Gardening: Happy new year, bud

Each bud on a plant contains either a leaf - with the potential to grow into a shoot, stem and branch - or a flower, whose destiny, ideally, is to become a fruit.

By YEHOSHUA SISKIN
October 1, 2005 02:34
4 minute read.
Gardening: Happy new year, bud

shabbat flowers 88. (photo credit: )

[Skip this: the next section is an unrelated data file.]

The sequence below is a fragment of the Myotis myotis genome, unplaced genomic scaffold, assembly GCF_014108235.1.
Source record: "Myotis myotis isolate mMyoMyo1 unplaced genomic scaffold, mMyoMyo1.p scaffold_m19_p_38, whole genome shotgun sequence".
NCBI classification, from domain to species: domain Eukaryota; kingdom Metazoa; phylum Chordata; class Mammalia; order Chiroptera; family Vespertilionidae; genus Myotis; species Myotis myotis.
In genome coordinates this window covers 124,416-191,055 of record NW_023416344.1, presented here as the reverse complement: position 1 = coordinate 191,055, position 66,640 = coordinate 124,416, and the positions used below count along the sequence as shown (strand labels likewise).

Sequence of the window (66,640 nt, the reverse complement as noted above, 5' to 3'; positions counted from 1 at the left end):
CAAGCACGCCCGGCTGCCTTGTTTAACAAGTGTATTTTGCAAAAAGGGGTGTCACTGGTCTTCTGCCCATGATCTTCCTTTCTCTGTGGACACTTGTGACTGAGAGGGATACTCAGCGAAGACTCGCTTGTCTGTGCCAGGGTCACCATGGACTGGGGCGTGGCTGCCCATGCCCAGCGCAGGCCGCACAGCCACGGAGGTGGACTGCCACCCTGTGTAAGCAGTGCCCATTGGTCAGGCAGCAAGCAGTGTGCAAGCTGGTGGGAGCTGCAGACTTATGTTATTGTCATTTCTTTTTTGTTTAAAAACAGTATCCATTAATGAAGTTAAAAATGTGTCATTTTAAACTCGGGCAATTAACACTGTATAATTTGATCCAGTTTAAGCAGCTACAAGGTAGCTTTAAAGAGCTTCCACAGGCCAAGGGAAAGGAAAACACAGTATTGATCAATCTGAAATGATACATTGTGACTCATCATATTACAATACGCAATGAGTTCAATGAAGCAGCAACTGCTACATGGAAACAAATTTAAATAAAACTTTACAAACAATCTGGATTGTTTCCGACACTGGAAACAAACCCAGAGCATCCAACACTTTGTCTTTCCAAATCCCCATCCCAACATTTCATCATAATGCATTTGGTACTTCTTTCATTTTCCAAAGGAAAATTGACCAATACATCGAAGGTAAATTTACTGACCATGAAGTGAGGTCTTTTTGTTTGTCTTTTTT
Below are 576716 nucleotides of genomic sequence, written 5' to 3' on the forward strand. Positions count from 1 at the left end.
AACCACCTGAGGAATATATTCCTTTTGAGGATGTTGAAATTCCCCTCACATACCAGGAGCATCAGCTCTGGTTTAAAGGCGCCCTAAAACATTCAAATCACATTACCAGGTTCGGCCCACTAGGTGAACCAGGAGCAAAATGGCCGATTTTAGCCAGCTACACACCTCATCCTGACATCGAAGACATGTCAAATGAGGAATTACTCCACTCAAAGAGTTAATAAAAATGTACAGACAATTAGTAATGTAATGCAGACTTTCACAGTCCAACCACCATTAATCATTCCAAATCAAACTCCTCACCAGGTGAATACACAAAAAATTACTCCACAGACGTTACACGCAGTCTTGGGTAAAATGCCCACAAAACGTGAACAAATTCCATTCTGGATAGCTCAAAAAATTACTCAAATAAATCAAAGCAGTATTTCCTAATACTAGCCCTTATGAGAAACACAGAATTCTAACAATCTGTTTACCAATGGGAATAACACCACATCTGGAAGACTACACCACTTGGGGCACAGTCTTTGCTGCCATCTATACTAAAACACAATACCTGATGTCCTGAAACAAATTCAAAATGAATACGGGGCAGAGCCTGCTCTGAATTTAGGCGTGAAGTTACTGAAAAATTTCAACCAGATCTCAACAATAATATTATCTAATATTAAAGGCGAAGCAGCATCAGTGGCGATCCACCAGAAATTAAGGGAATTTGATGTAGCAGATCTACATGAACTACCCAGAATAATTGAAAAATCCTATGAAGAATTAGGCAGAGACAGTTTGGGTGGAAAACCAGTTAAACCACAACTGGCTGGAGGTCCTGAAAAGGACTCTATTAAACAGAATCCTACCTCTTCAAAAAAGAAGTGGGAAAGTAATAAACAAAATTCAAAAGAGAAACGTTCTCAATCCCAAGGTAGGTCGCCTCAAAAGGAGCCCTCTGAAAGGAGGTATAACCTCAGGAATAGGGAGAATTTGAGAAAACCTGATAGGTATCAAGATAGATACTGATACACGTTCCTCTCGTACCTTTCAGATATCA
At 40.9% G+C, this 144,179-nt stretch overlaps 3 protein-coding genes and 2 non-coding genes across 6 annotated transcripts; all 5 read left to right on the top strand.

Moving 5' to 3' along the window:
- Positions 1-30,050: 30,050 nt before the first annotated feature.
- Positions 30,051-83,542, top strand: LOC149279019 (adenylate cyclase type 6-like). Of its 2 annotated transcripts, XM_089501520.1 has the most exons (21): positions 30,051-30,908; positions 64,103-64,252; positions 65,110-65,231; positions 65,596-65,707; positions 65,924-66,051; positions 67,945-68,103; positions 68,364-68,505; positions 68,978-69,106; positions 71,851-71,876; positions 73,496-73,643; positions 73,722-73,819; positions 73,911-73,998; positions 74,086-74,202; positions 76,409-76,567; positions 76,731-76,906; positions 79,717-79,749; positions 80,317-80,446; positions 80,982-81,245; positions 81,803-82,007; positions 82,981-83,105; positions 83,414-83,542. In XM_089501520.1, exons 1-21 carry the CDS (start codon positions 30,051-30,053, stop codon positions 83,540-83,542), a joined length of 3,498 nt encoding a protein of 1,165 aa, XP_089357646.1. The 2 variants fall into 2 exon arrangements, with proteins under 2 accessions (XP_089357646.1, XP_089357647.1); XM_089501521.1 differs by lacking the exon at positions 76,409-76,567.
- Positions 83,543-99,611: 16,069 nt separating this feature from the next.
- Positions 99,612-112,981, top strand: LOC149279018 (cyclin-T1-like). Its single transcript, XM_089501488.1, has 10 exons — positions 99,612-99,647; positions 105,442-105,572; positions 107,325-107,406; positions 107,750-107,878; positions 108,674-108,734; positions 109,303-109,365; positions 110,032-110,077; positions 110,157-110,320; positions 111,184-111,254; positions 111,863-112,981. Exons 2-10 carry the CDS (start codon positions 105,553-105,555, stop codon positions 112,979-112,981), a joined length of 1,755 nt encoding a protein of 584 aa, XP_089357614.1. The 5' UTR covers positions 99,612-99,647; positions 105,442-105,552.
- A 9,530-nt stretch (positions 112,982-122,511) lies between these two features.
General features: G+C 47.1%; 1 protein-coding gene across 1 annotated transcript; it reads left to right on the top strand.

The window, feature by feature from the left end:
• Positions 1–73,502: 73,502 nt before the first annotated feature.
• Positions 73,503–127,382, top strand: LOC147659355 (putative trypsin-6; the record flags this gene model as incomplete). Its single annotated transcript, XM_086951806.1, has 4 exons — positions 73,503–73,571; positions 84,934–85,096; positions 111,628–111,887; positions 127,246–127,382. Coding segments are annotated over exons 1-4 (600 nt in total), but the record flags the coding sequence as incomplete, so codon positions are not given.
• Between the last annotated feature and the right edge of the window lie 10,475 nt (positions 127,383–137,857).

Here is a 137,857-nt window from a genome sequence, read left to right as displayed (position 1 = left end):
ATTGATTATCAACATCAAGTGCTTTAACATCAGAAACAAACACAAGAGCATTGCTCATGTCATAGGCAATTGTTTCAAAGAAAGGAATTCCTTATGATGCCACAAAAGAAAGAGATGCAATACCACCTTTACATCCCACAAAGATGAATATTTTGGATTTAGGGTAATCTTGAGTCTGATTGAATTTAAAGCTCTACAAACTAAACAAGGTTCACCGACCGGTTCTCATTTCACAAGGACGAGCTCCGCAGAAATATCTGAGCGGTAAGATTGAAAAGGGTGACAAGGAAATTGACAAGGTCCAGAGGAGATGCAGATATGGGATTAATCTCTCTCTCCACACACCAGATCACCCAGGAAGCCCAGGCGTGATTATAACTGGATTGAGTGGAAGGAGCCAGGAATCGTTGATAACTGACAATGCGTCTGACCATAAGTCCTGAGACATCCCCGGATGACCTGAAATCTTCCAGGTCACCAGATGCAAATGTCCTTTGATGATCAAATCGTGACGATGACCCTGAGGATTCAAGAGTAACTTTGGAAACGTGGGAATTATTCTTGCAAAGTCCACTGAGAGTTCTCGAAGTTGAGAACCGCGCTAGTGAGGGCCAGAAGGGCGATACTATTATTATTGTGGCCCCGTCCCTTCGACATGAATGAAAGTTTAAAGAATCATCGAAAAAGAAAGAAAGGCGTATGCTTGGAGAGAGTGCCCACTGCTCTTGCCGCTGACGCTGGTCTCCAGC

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One of the more curious expressions found in the Talmud is "hanetz hahama," which means sunrise. Scholars have puzzled over this formulation. Everyone agrees that hama means sun, but what is the significance of hanetz? Most hold that hanetz refers to the glittering, shining, or sparkling rays of light that shoot from the sun as it emerges over the horizon. Netz, however, can also mean hawk, falcon or eagle and, therefore, hanetz hahama would be an allusion to the sun "taking flight" as it begins its journey across the sky. There is a botanical association here as well. Hanatzah denotes either the development or the opening of a bud. In the Song of Songs, the young maiden tells her lover that she wants to go with him into the fields to see whether henetzu harimonim - that is, if the pomegranates are in bloom. Thus, hanetz hahama could also mean the budding or blossoming of the sun. Just as the potential of a bud is revealed when it opens, so the day's potential begins to show itself with the rising of the sun. The moment before "sun blossoming" is the most propitious time for saying the Shema prayer, and during or just after sunrise is the ideal time for the Amidah prayer, beginning with praises for God, which are really a declaration of love for Him. This is consistent with the Song of Songs, where immediately after pomegranate blossoming is mentioned, the maiden says, "I will give my love to you." The dialogue between the maiden and her lover in the Song of Songs represents the dialogue between Israel and God which, in our daily experience, is most intimate during the Amidah. Each bud on a plant contains either a leaf - with the potential to grow into a shoot, stem and branch - or a flower, whose destiny, ideally, is to become a fruit. (Although, on some trees, only a small percentage of flowers actually do so.) Whether a plant produces leaf or flower buds depends on several factors: time of year, light exposure, fertilization and size of the plant. The relationship between flowering and light exposure is best illustrated by those familiar chrysanthemums sold by the florist. Planted in the garden, they produce white, yellow, bronze, maroon, pink or lavender flowers only in the fall. Yet, you may receive a potted, flowering chrysanthemum as a gift nearly any time of the year. How is this possible? In terms of flowering, plants are divided into three groups: long-day, short-day, and day-neutral. Long-day plants bloom in spring and summer, short-day plants bloom in fall and winter, and day-neutral plants bloom in every season. A short-day species such as a chrysanthemum can be tricked into "thinking" that fall is approaching when it is grown in a shuttered greenhouse where the amount of sunlight that reaches the plants can be precisely regulated. Fertilization plays an important role in the development of vegetative (leaf) or reproductive (flower) buds. Heavy applications of nitrogen will keep plants in a vegetative state and they will flower less frequently than when they are fertilized with less nitrogen plus phosphorus, an element that promotes flowering. Much research has been done in forcing flowers from plants at a young age, prior to the time when they would normally bloom. In so doing, it has been determined that the size of a plant, rather than its age, determines onset of flowering. Plants have been kept in a juvenile, non-flowering state for decades by keeping them pruned down. Ivy, for instance, will remain a trailing ground cover as long as it is regularly clipped and confined to the shade. Allowed to develop on its own and reach the sun, ivy puts out vertical growth which bears cream-colored flowers that resemble small drumsticks. Buds are a staple of the vegetable platter thanks to one protean species: Brassica oleracea. Through centuries of hybridization and selection, this plant has assumed many forms, including cabbage, Brussels sprouts, broccoli and cauliflower, whose edible parts are, in fact, flower buds. Knowing when and where flower buds are formed is crucial when it comes to pruning. Hydrangeas spend the summer developing flower buds that will open the following spring. Thus, to prune a hydrangea now, in the fall, would curtail its bloom next year. As a general rule, it is best to prune flowering plants as soon as they stop blooming and before they can form buds for their next crop of flowers. Deciduous fruit trees may produce flower buds at the end, in the middle, at the base, or all along their shoots, depending on variety. This information is vital when pruning since you could inadvertently remove flower buds and see little or no fruit as a result.

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